Stop The Presses: Albert Edwards Agrees With The Fed

“Albert Edwards agrees with the Fed” isn’t something you hear very often, but it’s applicable when it comes to inflation. Or at least in the near-term.

In a Thursday note called “Don’t panic – just yet,” Edwards argued that the rather dramatic upturn in US inflation will likely prove transitory and that “investor worries will evaporate.”

True to form, Edwards added an ominous caveat: “This respite will prove to be brief.”

Core inflation in the US surged the most since 1992 in May, data out Thursday showed. The MoM print was also hotter than expected.

Edwards cited the Dallas Fed’s trimmed mean measure and another alternative gauge from the Cleveland Fed (figure below).

“By omitting outliers and focusing on the interior of the distribution of price changes, the median CPI and the 16 percent trimmed-mean CPI can provide a better signal of the underlying inflation trend than either the all-items CPI or the CPI excluding food and energy,” the Cleveland Fed explains, in their overview of the calculations.

For Edwards, “the key factor” when it comes to determining whether what market participants and consumers are seeing currently morphs into something more nefarious, is wage inflation. He noted widely-reported labor shortages in the US economy and juxtaposed that with the unemployment rate and the total employment rate which are still “showing a huge amount of slack.”


“The employment/working age population ratio shows there is more slack in the labor market than at the worst of the 2008 recession,” Edwards remarked. “Hence, it is really difficult to believe that wage inflation will take off.”

He also cited mix-adjusted measures of wages which he described as “quiescent” compared to AHE, which is wildly volatile right now for obvious reasons.

In addition to the notion that wage inflation is unlikely to accelerate sustainably in the US, Albert cited China’s efforts to rein in commodity prices and credit creation. Data out Thursday showed credit growth in China was steady in May. TSF was a slight downside miss (1.9 trillion yuan versus 2 trillion consensus) while new yuan loans were a marginal beat (1.5 trillion versus 1.4 trillion projected). Both prints were essentially unchanged from the previous month (figure below).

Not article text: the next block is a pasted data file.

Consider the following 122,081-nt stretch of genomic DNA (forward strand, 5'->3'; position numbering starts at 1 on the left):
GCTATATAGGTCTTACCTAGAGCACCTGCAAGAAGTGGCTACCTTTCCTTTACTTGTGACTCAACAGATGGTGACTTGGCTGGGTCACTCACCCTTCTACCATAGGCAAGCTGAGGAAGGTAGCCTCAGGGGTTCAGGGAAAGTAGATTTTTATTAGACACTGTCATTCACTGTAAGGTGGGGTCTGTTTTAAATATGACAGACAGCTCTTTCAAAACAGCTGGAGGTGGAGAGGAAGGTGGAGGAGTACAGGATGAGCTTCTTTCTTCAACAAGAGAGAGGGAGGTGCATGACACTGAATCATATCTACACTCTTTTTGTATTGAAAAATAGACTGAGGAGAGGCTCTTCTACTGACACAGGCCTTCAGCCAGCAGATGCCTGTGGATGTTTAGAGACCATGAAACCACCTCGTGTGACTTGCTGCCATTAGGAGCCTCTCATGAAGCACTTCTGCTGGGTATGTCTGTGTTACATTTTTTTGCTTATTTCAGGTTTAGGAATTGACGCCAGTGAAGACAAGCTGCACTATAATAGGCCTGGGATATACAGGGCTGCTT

Recall that officials in Beijing are keen to keep credit growth in line with last year’s levels. China’s credit impulse turned negative last month.

“My own view is that current supply bottlenecks will ease, both in the goods and labor market as the global economy continues to re-open after the pandemic,” Edwards went on to say Thursday, adding that when considered in conjunction “with the impact of Chinese monetary tightening driving commodity prices lower, I expect inflation jitters to evaporate soon.”

Obviously, what happens over the longer haul is anyone’s guess. We are, after all, conducting a policy experiment.

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7 thoughts on “Stop The Presses: Albert Edwards Agrees With The Fed

  1. Over the long haul? It’ll be down to politics.

    My fear is that we seem to be oscillating between a Cyberpunk future and a neo-fascistic one. Neither is really healthy for me.

  2. See also David Rosenberg – similar view as Edwards.

    Also note how retail sales slows promotly whenever stimmies aren’t being paid. Imagine when pandemic UE benefits end in early September. Finally money velocity remains very low.

  3. Yeah I’m not sure I agree with the rosy outlook on goods anyway. The chip shortage is creating a backlog across multiple industries that have become reliant on tech to improve their goods. Ford had (not sure it’s a has) parking lots full of F-150’s they couldn’t finish because they were out of chips. Acer came out last week and said they would only be able to meet 50% of demand for their laptops this year because of the shortage. I’m not sure how these mfrs are going to tool up factories quickly enough to fill that huge of a backlog.

    The lumber association is saying 1.5 years to catch up to demand, that’s not soon and that is probably too late to stave off economic impacts from their lack of supply. As in by the time they finally get their mills tooled up to meet the current demand we’ll be in a recession.

  4. “The connection between slack in the economy or the level of unemployment and inflation was very strong if you go back 50 years and it’s gotten weaker and weaker and weaker to the point where it’s a faint heartbeat”

    -Jerome Powell to AOC explaining whether the Phillips curve is still relevant.

    1. It still may be. The most dramatic price increases currently have nothing to do with US labor supply, but rather with materials, logistics, commodity financialization, asset price inflation, demand recovering faster than companies expected, etc. The inflationary impact of the $10/hr job dishwashing job now paying $13/hr is not zero, but it is a tiny factor.

  5. So far the consequences of stimulus are less than the negatives of inaction. We would be looking at another Great Depression, part 2 if we hadn’t done anything.

    Didn’t we want a little inflation just a couple of years ago?

  6. In other words Edwards just reiterated what he has been saying for some time (like since march?) if I correctly remember from my readings here.

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